Could the Weimar Hyperinflation Happen Again in America?

This is a discussion on Could the Weimar Hyperinflation Happen Again in America? within the Economic & Fundamental Analysis forums, part of the Methods category; I have read several times in this thread that nobody is buying US Bonds. (Specifically China) THis is not true ...

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Old Sep 21, 2009, 4:39am   #273
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I have read several times in this thread that nobody is buying US Bonds. (Specifically China) THis is not true at all. In fact, they are buying them at a record pace.

Besides, it's all a shell game anyway.
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Old Sep 21, 2009, 7:02am   #274
 
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Quote:
Originally Posted by clockwork71 View Post
I have read several times in this thread that nobody is buying US Bonds. (Specifically China) THis is not true at all. In fact, they are buying them at a record pace.

Besides, it's all a shell game anyway.

China still buying record amounts of U.S. bonds: report | U.S. | Reuters
The newspaper said China had little choice but to keep pouring the bulk of its growing reserves into U.S. Treasuries, which remains the only market big enough and liquid enough to support its huge purchases.

This I think is more of a confidence trick and a way to China help it self. How long will or can it continue?


Here is another story to view the other side...
US bonds sale faces market resistance - Telegraph

How about this one... Fed buying bonds!!! - What does this mean?

Check the date and see how it matches the first link with China buying debt...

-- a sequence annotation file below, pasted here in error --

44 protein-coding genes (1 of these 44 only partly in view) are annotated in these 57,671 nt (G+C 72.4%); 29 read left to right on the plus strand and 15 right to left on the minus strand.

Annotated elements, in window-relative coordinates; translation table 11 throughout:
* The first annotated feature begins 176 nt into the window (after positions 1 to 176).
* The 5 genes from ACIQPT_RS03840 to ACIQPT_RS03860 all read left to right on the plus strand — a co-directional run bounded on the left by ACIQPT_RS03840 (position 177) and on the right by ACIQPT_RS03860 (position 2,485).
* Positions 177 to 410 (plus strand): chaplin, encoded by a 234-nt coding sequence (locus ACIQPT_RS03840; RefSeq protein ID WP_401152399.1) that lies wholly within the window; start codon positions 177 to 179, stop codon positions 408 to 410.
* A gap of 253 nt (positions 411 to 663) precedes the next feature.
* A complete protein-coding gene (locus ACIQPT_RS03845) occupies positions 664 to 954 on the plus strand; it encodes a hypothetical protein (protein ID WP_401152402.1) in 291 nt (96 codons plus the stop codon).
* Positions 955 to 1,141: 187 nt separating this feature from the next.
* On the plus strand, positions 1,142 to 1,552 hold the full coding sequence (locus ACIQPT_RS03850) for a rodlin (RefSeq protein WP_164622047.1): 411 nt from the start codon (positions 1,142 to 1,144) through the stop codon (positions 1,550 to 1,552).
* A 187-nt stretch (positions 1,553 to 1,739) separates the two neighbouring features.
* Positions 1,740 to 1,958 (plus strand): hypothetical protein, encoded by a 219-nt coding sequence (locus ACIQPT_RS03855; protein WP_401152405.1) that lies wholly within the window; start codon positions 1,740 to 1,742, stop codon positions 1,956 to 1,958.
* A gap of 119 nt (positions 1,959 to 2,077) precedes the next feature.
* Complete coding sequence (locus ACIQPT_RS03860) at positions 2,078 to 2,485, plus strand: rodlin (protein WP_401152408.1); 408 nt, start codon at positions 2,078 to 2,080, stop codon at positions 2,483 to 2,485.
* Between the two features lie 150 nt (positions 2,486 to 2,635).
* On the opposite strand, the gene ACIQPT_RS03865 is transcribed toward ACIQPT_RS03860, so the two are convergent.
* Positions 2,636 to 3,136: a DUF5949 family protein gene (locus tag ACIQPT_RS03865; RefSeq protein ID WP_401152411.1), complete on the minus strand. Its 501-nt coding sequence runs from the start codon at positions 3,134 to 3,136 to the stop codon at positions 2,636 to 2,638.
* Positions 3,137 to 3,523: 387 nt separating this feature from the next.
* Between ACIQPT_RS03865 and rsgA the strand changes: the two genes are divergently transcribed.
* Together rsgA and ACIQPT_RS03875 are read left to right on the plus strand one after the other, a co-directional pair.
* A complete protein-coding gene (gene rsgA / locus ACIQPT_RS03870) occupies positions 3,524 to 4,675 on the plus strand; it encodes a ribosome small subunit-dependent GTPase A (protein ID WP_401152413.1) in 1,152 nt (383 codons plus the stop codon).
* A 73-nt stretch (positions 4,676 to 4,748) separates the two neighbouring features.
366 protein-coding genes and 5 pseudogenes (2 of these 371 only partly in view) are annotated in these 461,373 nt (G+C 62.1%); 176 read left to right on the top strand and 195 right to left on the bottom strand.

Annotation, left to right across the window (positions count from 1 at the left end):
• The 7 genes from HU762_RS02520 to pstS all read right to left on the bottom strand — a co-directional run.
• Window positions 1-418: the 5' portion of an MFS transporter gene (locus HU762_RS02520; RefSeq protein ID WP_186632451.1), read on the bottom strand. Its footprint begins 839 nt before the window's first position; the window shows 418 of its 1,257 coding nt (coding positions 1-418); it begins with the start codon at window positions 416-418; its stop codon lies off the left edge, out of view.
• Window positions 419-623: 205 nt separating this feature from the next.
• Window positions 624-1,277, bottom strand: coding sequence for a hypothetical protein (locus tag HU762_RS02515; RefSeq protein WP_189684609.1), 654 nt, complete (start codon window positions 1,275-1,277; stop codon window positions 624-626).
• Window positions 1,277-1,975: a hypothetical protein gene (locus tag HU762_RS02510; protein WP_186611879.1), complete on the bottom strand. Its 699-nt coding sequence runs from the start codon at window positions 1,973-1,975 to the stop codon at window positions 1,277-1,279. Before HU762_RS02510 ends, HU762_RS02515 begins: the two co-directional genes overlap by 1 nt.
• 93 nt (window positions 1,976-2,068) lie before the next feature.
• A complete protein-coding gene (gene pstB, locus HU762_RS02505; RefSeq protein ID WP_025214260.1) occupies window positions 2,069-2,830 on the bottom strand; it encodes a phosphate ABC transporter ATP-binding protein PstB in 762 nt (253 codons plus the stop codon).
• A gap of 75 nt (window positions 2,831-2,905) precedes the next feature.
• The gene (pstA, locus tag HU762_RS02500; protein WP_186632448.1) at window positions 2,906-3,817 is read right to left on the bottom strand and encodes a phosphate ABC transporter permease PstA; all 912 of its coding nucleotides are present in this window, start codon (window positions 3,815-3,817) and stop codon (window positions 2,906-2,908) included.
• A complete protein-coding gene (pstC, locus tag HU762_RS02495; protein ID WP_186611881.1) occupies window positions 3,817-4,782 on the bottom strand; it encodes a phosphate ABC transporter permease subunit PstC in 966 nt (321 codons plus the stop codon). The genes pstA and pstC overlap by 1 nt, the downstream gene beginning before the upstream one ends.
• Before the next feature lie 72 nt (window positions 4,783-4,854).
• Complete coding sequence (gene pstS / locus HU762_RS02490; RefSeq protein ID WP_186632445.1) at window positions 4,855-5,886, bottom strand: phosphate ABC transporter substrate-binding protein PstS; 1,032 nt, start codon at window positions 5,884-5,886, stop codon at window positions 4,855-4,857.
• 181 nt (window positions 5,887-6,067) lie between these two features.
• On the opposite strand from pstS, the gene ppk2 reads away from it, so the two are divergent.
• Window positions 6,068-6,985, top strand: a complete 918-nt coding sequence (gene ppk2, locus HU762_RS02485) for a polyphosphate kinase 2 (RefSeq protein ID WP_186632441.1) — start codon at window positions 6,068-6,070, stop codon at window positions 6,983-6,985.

US Fed buying bonds not real source of risk

Last edited by Atilla; Sep 21, 2009 at 7:09am.
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Old Sep 21, 2009, 12:04pm   #275
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Old Sep 22, 2009, 12:21am   #276
 
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montmorencyt2w started this thread
Quote:
Originally Posted by Atilla View Post
China still buying record amounts of U.S. bonds: report | U.S. | Reuters
The newspaper said China had little choice but to keep pouring the bulk of its growing reserves into U.S. Treasuries, which remains the only market big enough and liquid enough to support its huge purchases.

This I think is more of a confidence trick and a way to China help it self. How long will or can it continue?


Here is another story to view the other side...
US bonds sale faces market resistance - Telegraph

How about this one... Fed buying bonds!!! - What does this mean?

Check the date and see how it matches the first link with China buying debt...
US Fed buying bonds not real source of risk
From the Telegraph article:
Quote:
Originally Posted by Telegraph